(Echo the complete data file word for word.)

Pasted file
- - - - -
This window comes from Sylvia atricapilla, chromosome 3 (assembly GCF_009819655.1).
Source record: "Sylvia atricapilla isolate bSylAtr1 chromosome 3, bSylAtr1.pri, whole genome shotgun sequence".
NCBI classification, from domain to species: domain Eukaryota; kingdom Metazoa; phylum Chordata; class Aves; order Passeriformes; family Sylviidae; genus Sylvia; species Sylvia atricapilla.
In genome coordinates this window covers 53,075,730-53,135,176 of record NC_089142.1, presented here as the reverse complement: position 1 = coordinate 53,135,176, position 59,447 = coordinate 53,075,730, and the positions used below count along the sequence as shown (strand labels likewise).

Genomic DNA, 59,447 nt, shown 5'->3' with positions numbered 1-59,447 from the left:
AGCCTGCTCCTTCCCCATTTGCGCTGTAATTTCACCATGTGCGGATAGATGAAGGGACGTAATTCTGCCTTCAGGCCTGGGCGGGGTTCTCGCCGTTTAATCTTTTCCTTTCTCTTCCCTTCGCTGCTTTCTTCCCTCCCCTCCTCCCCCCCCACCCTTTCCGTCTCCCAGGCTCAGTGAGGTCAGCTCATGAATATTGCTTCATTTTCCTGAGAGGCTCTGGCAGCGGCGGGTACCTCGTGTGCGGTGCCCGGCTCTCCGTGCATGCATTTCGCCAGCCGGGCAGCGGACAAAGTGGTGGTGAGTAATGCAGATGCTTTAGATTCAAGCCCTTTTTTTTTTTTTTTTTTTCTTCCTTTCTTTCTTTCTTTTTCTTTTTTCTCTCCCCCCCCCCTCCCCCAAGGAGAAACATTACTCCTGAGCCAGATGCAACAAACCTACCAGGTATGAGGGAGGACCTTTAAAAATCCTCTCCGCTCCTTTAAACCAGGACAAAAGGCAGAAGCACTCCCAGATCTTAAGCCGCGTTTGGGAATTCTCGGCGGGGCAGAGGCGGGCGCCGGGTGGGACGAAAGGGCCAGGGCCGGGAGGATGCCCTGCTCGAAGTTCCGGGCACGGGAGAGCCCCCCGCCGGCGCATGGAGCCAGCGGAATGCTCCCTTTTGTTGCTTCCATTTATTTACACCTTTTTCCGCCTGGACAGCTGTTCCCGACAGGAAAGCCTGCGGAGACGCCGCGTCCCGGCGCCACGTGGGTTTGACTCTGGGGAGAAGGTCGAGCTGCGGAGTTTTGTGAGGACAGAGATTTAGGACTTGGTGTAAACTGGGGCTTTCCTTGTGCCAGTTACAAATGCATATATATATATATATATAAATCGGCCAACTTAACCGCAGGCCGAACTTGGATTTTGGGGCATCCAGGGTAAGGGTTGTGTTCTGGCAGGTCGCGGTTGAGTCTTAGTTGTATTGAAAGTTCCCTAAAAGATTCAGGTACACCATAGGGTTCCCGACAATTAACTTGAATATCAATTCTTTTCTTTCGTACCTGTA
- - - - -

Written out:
This window comes from Sylvia atricapilla, chromosome 3 (assembly GCF_009819655.1).
Source record: "Sylvia atricapilla isolate bSylAtr1 chromosome 3, bSylAtr1.pri, whole genome shotgun sequence".
NCBI classification, from domain to species: domain Eukaryota; kingdom Metazoa; phylum Chordata; class Aves; order Passeriformes; family Sylviidae; genus Sylvia; species Sylvia atricapilla.
In genome coordinates this window covers 53,075,730-53,135,176 of record NC_089142.1, presented here as the reverse complement: position 1 = coordinate 53,135,176, position 59,447 = coordinate 53,075,730, and the positions used below count along the sequence as shown (strand labels likewise).

Genomic DNA, 59,447 nt, shown 5'->3' with positions numbered 1-59,447 from the left:
AGCCTGCTCCTTCCCCATTTGCGCTGTAATTTCACCATGTGCGGATAGATGAAGGGACGTAATTCTGCCTTCAGGCCTGGGCGGGGTTCTCGCCGTTTAATCTTTTCCTTTCTCTTCCCTTCGCTGCTTTCTTCCCTCCCCTCCTCCCCCCCCACCCTTTCCGTCTCCCAGGCTCAGTGAGGTCAGCTCATGAATATTGCTTCATTTTCCTGAGAGGCTCTGGCAGCGGCGGGTACCTCGTGTGCGGTGCCCGGCTCTCCGTGCATGCATTTCGCCAGCCGGGCAGCGGACAAAGTGGTGGTGAGTAATGCAGATGCTTTAGATTCAAGCCCTTTTTTTTTTTTTTTTTTTCTTCCTTTCTTTCTTTCTTTTTCTTTTTTCTCTCCCCCCCCCCTCCCCCAAGGAGAAACATTACTCCTGAGCCAGATGCAACAAACCTACCAGGTATGAGGGAGGACCTTTAAAAATCCTCTCCGCTCCTTTAAACCAGGACAAAAGGCAGAAGCACTCCCAGATCTTAAGCCGCGTTTGGGAATTCTCGGCGGGGCAGAGGCGGGCGCCGGGTGGGACGAAAGGGCCAGGGCCGGGAGGATGCCCTGCTCGAAGTTCCGGGCACGGGAGAGCCCCCCGCCGGCGCATGGAGCCAGCGGAATGCTCCCTTTTGTTGCTTCCATTTATTTACACCTTTTTCCGCCTGGACAGCTGTTCCCGACAGGAAAGCCTGCGGAGACGCCGCGTCCCGGCGCCACGTGGGTTTGACTCTGGGGAGAAGGTCGAGCTGCGGAGTTTTGTGAGGACAGAGATTTAGGACTTGGTGTAAACTGGGGCTTTCCTTGTGCCAGTTACAAATGCATATATATATATATATATAAATCGGCCAACTTAACCGCAGGCCGAACTTGGATTTTGGGGCATCCAGGGTAAGGGTTGTGTTCTGGCAGGTCGCGGTTGAGTCTTAGTTGTATTGAAAGTTCCCTAAAAGATTCAGGTACACCATAGGGTTCCCGACAATTAACTTGAATATCAATTCTTTTCTTTCGTACCTGTA